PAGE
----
“If you hold back from rescuing those taken away to death, those who go staggering to the slaughter; if you say, ‘Look, we did not know this’—does not he who weighs the heart perceive it? Does not he who keeps watch over your soul know it? And will he not repay all according to their deeds?” (Proverbs 24:11-12)
Save us now from satisfaction when we privately are free, yet are undisturbed in spirit by our neighbor’s misery. (Elton Trueblood, in the hymn, “Christ Whose Purpose Is to Kindle,” 1966)
The political theater around the topic of immigration can best be described as painfully comic, especially in election seasons, as each candidate frets and spins in a clumsy attempt to communicate a coherent position. It reminds me of that scene in the comedy Meet the Parents where a panic-stricken young man feigns love of cats in order to score points with his future father-in-law. Beads of sweat appear on the candidates’ brows as the questions fly through their minds: How can I prove tougher than my opponent on illegal immigration? How do I do that without sounding like a racist? What if they ask me about those sanctuary ordinances? The driver’s license proposal? My gardener? Will a compassionate stance make me look soft on crime and terrorism? How about the Latino vote? How do I explain my “yes” vote on the 700-mile fence? Should I divert attention to tough employer sanctions? Those law-breaking meat-packing plants? What if that alienates my business constituency? Is it more politically expedient, at the given moment, to emphasize affection for cats or disdain for dogs?
While some might derive cynical pleasure from watching would-be leaders dance and stammer, the morally spineless nature of such issue-skirting is no laughing matter. A political “third rail” (i.e. touch it and die) issue like immigration is particularly subject to duplicitous sound-bite posturing that, more often than not, hides ugly realities few dare to address. At best, experienced politicians keep the conversation safe, striking an ideological balance between imperatives of “enforcement” and “earned citizenship” or waxing eloquent about the rule of law or the historic role of immigration. Such rhetorical surface banter, I would argue, is buffering our collective conscience from the inhumane treatment we as a nation are currently inflicting upon “the strangers in our midst.”
While left and right engage in fruitless dialogue about “comprehensive immigration reform,” real people are suffering under the increasingly heavy hand of our own government. We have all heard about the ICE (Immigration and Customs Enforcement) raids ordered by the Department of former Secretary of Homeland Security Michael Chertoff (“Operation Return to Sender”). Few are aware of the more recent push to implement “no-match” (of Social Security IDs) letters to force employers to fire their undocumented workers.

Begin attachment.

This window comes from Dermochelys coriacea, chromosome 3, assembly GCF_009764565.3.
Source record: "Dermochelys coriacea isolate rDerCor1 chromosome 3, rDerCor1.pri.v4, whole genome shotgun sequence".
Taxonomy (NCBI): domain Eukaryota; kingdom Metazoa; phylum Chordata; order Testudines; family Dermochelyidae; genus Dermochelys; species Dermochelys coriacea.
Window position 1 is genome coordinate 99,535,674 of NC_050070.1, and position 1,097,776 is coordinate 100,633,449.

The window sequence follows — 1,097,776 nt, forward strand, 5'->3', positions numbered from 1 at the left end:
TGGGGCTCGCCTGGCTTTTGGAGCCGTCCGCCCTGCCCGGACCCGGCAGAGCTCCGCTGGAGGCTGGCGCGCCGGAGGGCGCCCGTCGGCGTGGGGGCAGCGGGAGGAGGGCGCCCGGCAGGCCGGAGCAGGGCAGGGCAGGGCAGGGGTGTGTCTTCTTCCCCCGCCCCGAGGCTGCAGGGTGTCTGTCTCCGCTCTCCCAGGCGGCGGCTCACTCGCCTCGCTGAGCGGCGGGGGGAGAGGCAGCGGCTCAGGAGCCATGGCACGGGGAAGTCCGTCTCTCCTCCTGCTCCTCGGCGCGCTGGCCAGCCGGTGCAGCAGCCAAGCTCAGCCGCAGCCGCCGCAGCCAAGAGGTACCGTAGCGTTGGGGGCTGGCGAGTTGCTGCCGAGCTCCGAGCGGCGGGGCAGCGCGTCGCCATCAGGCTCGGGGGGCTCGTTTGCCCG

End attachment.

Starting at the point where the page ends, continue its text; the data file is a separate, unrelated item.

Fewer still know that hundreds of millions in tax dollars are being spent on private contractors to erect mass detainment facilities throughout the country. And almost absent in the media are human faces to the state-sanctioned cruelty being committed within our own borders. The following snapshots, paraphrased from the report Over-Raided, Under Siege, are just three of thousands of documented accounts:
“ICE agents stormed the home of Nelly Amaya, entered her bedroom, and conducted a search without identifying themselves. ICE roughed her up as they frisked and arrested her, twisted her arm, aggravating an existing injury. Her arm was swollen and bruised after the handcuffs were put on. On the way to the station, she suffered an asthma attack, which went untreated.”
“After the trauma of the ICE raid at the plant, electronic monitoring shackles were placed on the ankles of 33 women who were released but kept under house arrest. Almost all being mothers, and the sole providers for their family, they faced insurmountable barriers to provide for their families because they were not allowed to work.”
“ICE forcibly separated an 8-year-old girl from her pregnant mother and left her alone for four days at a residential facility. The mother and child cried inconsolably after they were awakened as the mother was taken away. Having fled Honduras earlier to escape an abusive relationship and gang violence, they were denied asylum. The mother and child were only reunited after being deported back to Honduras.”
Over 34,000 immigrants in detention facilities (these numbers are actually mandated, to fill a quota); thousands of workplace arrests, border deaths, and deportations. Social vilification. Separation of families. Withholding of health services. Physical abuse.
We are being told to accept, essentially, that this is just what happens to those who “don’t play by the rules.” God’s people, however, are called to live by a different set of rules. The current immigration crisis, therefore, represents a moral “third rail” for the American church. How we engage it can be the difference between life and death.
Craig Wong is a “minister at-large” for Grace Fellowship Community Church in San Francisco.